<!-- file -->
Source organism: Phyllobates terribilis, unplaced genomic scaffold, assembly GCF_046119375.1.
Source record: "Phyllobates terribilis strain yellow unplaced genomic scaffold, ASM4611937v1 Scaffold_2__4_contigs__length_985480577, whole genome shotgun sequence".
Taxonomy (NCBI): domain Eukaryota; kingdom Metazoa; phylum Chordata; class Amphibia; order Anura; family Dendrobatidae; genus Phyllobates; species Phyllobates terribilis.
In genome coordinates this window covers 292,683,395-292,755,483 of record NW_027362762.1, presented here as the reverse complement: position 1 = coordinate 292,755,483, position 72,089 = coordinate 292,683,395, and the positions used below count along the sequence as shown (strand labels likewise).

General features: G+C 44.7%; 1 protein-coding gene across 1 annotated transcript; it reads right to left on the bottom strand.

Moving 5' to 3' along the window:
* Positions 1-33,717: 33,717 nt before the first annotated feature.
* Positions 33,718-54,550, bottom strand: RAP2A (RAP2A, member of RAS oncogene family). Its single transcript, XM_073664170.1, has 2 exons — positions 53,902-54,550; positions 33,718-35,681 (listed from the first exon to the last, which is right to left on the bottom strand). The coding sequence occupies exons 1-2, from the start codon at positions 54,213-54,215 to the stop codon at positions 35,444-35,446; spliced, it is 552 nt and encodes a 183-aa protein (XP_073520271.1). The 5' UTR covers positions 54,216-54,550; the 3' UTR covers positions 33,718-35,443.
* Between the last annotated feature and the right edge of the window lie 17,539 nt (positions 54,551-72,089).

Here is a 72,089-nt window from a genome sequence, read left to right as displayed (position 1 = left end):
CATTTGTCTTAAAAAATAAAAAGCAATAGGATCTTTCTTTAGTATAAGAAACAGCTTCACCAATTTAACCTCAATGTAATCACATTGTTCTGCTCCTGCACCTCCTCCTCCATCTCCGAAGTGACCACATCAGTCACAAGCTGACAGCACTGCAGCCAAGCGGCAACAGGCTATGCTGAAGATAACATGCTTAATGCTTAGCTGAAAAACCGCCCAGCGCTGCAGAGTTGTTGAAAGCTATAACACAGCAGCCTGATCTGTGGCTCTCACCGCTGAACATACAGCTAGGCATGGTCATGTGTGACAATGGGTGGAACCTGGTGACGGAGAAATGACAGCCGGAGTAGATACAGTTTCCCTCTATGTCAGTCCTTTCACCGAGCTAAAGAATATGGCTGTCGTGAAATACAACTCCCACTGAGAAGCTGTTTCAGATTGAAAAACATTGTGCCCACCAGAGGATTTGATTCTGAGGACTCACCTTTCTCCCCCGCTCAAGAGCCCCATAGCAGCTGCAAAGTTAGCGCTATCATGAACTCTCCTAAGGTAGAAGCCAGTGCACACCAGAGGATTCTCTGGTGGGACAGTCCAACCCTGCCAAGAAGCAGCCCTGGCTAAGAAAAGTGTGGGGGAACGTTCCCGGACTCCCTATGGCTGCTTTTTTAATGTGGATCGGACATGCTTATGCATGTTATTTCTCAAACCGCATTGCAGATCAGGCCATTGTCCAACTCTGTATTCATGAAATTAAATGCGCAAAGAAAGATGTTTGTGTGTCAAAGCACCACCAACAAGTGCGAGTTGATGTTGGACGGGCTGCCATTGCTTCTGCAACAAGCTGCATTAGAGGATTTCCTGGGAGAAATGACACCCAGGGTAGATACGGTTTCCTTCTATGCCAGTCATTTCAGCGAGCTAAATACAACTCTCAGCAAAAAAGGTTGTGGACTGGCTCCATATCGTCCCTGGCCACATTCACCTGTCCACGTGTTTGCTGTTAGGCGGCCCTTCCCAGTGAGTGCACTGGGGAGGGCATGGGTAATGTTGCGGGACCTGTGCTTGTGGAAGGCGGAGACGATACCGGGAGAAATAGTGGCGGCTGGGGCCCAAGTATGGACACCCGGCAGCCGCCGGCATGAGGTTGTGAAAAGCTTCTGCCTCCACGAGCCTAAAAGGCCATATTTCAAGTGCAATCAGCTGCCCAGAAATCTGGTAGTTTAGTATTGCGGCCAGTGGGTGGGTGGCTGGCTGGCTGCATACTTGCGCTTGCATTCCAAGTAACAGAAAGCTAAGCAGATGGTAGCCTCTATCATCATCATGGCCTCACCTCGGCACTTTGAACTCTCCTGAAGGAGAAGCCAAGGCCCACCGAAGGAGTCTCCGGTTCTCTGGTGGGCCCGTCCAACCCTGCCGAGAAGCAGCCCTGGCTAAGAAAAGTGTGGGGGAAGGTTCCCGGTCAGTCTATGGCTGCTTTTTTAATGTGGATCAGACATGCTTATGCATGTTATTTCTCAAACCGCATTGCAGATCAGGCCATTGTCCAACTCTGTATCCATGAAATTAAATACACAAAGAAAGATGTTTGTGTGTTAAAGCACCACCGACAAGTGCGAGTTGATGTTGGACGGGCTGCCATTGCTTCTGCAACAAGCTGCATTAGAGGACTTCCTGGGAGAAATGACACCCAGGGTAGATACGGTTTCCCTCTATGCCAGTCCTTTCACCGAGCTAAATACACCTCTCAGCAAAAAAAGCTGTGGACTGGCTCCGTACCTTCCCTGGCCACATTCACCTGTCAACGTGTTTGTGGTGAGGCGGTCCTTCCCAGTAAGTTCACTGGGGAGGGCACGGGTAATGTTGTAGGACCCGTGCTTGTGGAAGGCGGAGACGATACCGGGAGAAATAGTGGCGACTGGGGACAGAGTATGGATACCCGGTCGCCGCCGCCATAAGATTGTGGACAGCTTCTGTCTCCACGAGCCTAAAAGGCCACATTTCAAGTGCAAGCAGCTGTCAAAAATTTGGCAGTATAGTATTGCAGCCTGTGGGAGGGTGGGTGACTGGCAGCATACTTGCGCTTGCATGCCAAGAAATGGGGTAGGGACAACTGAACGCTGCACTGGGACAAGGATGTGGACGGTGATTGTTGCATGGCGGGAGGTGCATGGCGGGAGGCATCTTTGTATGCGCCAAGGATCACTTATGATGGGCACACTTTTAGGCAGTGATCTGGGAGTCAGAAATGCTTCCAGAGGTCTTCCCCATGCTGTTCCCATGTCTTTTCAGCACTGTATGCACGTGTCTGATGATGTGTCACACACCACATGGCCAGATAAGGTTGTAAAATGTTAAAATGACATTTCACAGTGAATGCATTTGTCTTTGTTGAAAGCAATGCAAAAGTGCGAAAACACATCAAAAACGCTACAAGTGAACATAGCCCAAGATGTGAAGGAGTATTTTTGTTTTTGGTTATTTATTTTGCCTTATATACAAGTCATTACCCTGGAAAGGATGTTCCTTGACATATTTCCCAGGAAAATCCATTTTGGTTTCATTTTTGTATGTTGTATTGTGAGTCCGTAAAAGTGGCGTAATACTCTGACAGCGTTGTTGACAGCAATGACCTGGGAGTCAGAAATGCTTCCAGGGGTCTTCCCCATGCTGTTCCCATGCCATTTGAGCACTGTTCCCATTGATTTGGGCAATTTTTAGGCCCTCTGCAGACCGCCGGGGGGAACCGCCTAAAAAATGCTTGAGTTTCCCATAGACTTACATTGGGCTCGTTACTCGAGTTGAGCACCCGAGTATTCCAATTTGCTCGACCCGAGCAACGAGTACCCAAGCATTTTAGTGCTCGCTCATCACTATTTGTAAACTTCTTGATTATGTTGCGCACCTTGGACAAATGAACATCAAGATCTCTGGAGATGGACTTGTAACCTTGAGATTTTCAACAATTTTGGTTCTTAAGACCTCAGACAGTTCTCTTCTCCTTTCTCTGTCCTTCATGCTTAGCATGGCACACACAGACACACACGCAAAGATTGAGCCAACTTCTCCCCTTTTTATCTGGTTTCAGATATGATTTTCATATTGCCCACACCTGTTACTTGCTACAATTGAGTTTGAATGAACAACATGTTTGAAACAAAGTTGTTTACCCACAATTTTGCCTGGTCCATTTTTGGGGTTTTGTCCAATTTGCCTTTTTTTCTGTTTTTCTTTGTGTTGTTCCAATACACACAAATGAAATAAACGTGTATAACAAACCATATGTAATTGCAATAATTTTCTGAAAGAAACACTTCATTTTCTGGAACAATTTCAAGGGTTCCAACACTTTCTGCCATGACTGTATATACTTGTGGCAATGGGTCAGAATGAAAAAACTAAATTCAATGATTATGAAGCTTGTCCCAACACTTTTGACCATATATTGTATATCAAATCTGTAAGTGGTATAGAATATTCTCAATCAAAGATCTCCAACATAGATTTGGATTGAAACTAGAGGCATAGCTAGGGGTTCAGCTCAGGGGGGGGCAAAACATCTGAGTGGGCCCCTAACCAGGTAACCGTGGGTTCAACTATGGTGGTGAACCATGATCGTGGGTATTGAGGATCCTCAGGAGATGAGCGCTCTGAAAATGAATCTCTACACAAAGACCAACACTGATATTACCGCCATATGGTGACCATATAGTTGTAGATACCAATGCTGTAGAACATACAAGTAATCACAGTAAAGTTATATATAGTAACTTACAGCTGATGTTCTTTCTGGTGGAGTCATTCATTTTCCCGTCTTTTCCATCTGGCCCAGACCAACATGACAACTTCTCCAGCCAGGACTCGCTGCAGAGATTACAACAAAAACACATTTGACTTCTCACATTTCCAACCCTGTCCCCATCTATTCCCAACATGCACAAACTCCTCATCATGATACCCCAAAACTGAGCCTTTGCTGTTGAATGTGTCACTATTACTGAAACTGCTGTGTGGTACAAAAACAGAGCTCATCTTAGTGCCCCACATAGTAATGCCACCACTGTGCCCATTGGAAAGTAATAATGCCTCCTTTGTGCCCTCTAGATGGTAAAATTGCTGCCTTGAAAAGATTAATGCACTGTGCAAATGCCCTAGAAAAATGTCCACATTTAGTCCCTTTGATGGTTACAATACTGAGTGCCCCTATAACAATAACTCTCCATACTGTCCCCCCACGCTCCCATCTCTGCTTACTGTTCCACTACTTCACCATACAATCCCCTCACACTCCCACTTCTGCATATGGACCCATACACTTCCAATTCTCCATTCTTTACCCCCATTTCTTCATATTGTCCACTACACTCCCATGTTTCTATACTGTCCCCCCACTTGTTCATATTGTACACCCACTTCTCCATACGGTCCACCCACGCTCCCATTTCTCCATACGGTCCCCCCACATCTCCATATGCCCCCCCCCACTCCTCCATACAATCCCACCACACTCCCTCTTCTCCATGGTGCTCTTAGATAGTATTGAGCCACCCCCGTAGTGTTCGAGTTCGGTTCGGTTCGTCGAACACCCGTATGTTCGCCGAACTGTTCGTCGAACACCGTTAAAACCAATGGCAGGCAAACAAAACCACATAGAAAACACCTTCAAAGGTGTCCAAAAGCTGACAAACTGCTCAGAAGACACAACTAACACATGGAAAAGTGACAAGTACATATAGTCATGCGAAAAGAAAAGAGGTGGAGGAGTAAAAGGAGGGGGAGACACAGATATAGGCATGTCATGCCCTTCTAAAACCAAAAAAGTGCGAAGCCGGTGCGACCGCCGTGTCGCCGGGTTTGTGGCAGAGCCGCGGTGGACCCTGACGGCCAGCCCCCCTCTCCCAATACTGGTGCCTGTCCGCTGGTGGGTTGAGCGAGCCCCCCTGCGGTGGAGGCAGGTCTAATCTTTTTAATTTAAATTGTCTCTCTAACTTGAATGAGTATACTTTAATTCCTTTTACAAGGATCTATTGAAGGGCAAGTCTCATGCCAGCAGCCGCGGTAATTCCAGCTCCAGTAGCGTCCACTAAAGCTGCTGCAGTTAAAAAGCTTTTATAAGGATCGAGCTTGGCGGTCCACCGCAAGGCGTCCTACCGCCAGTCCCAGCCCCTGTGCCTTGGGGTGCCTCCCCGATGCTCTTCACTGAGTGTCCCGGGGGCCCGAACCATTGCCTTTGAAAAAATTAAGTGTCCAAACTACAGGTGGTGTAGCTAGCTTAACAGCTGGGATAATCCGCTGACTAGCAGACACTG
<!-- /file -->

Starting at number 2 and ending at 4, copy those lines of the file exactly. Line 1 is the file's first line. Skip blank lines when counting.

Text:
Source record: "Phyllobates terribilis strain yellow unplaced genomic scaffold, ASM4611937v1 Scaffold_2__4_contigs__length_985480577, whole genome shotgun sequence".
Taxonomy (NCBI): domain Eukaryota; kingdom Metazoa; phylum Chordata; class Amphibia; order Anura; family Dendrobatidae; genus Phyllobates; species Phyllobates terribilis.
In genome coordinates this window covers 292,683,395-292,755,483 of record NW_027362762.1, presented here as the reverse complement: position 1 = coordinate 292,755,483, position 72,089 = coordinate 292,683,395, and the positions used below count along the sequence as shown (strand labels likewise).